The Pandemic Has Changed the Search for New Employees

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As a career counselor it is extremely important to provide clients the latest thinking concerning career planning and the job search. These days it is a challenge keeping up with the accelerating changes in company hiring philosophies. 

In the past change came more slowly, however as I am discovering in my own networking meetings, a sea change has taken place, and taken place quite rapidly as a result of the recession. 

Recruiters are more optimistic about hiring however they know that whether a candidate is in transition or currently employed, there will be very little time for them to make the transition into the new organisation. They are fully expected to understand that performance expectations are very high and the time to demonstrate results is very short. This is very different from the past.

Some professionals who have spent long careers managing money for self-employed people, or working in the hiring process claim they have never seen a situation where critical measures of performance and employee excellence are so stringent. They insist that individual agility in navigating this new environment must take note of the difficult lessons of the past with the impact of downsizing and the new rules of moving forward into a new (and hopefully better) position.

Good people are always valuable and in the past good candidates were often hired because of their latent talent, often, even if a specific job with a clear set of responsibilities is projected for the future. Companies were routinely hiring based on their estimates of future needs. If I am to believe the recruiters and HR professionals I meet, that is no longer the case. 

Now, the need must be clear and unambiguous. All permanent hiring must withstand multiple reviews and approvals and all candidates must be scrutinized as if they will be immediately productive, highly flexible and truly permanent. 

The implications of this are severe. Employers are demanding more value from the recruitment process and are using technology to ensure they can cultivate and recruit the most impressive candidates. They also want to ensure more than ever before that the candidate ultimately hired has a greater chance of long term success, starting almost immediately, under whatever new rules and philosophies they have adopted.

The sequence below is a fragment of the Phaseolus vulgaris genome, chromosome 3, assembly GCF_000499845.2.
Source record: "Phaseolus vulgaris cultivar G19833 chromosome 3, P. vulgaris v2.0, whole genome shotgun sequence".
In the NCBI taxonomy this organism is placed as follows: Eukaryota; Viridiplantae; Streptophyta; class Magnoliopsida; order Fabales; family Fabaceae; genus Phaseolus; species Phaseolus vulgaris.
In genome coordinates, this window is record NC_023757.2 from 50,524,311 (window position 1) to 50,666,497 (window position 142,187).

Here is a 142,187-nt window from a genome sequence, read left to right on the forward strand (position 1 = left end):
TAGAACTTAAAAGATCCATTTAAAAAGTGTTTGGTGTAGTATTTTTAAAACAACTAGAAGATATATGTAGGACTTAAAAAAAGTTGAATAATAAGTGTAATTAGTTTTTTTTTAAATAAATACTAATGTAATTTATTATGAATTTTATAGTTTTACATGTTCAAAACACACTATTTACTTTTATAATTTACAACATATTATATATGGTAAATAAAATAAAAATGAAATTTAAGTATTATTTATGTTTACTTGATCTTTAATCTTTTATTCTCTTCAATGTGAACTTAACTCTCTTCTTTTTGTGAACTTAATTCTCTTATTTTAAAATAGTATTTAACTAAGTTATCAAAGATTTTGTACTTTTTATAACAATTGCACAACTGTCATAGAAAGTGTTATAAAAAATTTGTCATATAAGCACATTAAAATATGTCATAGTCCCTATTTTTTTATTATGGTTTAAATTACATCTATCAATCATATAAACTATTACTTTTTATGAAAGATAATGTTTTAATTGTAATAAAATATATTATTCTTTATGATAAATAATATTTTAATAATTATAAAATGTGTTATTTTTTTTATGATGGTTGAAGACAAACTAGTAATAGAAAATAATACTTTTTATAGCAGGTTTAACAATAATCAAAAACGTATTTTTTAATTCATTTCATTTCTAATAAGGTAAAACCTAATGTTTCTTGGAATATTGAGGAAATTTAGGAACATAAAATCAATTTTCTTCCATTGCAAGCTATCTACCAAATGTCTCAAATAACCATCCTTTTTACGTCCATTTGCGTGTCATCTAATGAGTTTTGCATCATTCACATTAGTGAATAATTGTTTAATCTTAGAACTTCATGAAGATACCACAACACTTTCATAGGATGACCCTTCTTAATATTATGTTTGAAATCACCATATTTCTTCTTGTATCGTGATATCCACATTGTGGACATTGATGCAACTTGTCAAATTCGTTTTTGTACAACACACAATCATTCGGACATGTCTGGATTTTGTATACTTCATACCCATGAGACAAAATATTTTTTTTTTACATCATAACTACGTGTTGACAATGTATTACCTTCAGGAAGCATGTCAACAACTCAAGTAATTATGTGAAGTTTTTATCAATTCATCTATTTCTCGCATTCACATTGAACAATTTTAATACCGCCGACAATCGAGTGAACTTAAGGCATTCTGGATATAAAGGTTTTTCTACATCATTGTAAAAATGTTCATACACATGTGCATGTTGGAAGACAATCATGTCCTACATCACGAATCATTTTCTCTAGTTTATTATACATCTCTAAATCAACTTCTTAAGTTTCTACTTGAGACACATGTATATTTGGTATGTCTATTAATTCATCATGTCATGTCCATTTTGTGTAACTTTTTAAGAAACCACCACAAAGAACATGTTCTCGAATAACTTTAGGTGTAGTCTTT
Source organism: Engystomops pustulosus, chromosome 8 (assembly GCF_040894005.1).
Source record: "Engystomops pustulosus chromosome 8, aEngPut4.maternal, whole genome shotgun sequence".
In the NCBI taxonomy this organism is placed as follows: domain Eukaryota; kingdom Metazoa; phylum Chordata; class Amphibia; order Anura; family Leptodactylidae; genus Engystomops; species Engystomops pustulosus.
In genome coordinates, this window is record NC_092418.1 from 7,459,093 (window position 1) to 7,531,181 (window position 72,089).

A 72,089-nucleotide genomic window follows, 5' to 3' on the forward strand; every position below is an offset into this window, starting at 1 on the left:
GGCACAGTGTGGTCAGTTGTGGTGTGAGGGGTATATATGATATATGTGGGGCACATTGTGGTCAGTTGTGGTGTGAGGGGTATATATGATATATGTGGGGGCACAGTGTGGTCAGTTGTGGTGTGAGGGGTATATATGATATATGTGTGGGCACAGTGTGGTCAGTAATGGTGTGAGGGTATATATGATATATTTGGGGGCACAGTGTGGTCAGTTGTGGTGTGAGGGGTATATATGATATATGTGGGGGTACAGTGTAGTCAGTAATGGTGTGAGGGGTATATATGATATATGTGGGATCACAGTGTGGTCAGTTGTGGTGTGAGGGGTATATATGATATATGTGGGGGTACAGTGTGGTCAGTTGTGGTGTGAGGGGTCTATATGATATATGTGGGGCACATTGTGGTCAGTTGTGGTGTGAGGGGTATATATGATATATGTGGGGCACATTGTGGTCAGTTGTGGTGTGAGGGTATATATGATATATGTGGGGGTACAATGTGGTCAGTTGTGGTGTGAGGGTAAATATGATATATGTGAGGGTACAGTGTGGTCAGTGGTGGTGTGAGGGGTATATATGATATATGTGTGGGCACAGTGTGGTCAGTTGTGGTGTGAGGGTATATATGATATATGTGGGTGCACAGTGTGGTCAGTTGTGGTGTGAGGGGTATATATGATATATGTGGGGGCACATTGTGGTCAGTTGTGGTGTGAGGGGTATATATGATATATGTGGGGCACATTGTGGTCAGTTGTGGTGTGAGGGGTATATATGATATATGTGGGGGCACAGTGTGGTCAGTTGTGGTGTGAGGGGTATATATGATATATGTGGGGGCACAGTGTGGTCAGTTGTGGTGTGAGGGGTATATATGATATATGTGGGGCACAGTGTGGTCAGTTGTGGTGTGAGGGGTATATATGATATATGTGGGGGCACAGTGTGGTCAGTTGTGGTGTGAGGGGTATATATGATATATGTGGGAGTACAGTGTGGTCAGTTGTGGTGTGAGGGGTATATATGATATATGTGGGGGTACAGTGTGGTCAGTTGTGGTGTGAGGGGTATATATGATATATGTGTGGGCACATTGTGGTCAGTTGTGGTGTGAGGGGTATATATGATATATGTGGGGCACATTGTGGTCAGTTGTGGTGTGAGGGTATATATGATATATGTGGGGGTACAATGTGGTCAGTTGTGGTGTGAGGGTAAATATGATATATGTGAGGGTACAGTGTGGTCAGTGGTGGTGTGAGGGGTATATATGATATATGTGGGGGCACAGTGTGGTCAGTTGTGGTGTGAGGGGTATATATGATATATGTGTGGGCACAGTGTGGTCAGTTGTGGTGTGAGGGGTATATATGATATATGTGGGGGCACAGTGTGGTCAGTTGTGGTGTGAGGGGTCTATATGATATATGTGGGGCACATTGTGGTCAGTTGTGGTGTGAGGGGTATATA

This all means that in the absence of a booming economy, competition for positions will continue to grow. As a result, the consequences of a poor transition plan can be very severe in the search for the next position. 

Clearly, now with the rise of hybrid work, both remote and in-office, candidate scrutiny has never been greater with organisational compatibility, strong team capabilities and a capacity to begin producing quickly topping the list. Relevant experience is the door opener, however the closers include these factors. In addition, recruiters and hiring managers look for other attributes that help determine which candidates can continue through the interview process. 

We live in a very dynamic business environment, subject to enormous competitive stress on a global scale. That calls for an organisation that is highly flexible, capable of changing direction quickly. Consequently, finding employees that exhibit these qualities of flexibility, responsiveness and innovativeness is prized. It is important to showcase on the resume accomplishments that demonstrate these areas of concern.

When responding to ads, take a good look at the criteria for the job and respond to the specifics. Do not waste time with opportunities that are not a very good fit. If you are changing industries or going from management to an individual contributor position, or any change that would be noticeable on the resume, that has to be explained fully and convincingly in your cover letter.

If you are a professional out of work, consider some type of consulting while job hunting. Don’t assume you will find a new position right away. If you are unfortunate to be unemployed for a lengthy period of time, screeners are awfully suspicious about how you conducted yourself. Were you productive?

If, during the time between positions, you were able to get some consulting work, and make some money that is a plus. Almost everyone has either been unemployed at some point in their career or knew someone close who was unemployed. People have a lot of respect for those who handled their difficulties with character and fortitude. Consequently, selling your skills in temporary work that generates revenue generates respect with screeners.

If you land an interview with either a recruiter or a hiring manager prepare to go into your work history in depth. It is extremely important to describe past choices of industry, company or position in terms of career goals. After all, if you gave old positions some thoughtful consideration, interviewers will feel more comfortable in considering you. 

Nobody wants to hire someone for a responsible position who simply “needs the job”. Realistically, that may be exactly the case. However employers want committed, dedicated employees who see genuine value in employment with their organisations. 

Make sure you know with certainty and clarity your work history and how that will guarantee success with the new company.

Perhaps we will return to hiring patterns of the past, however I doubt it.

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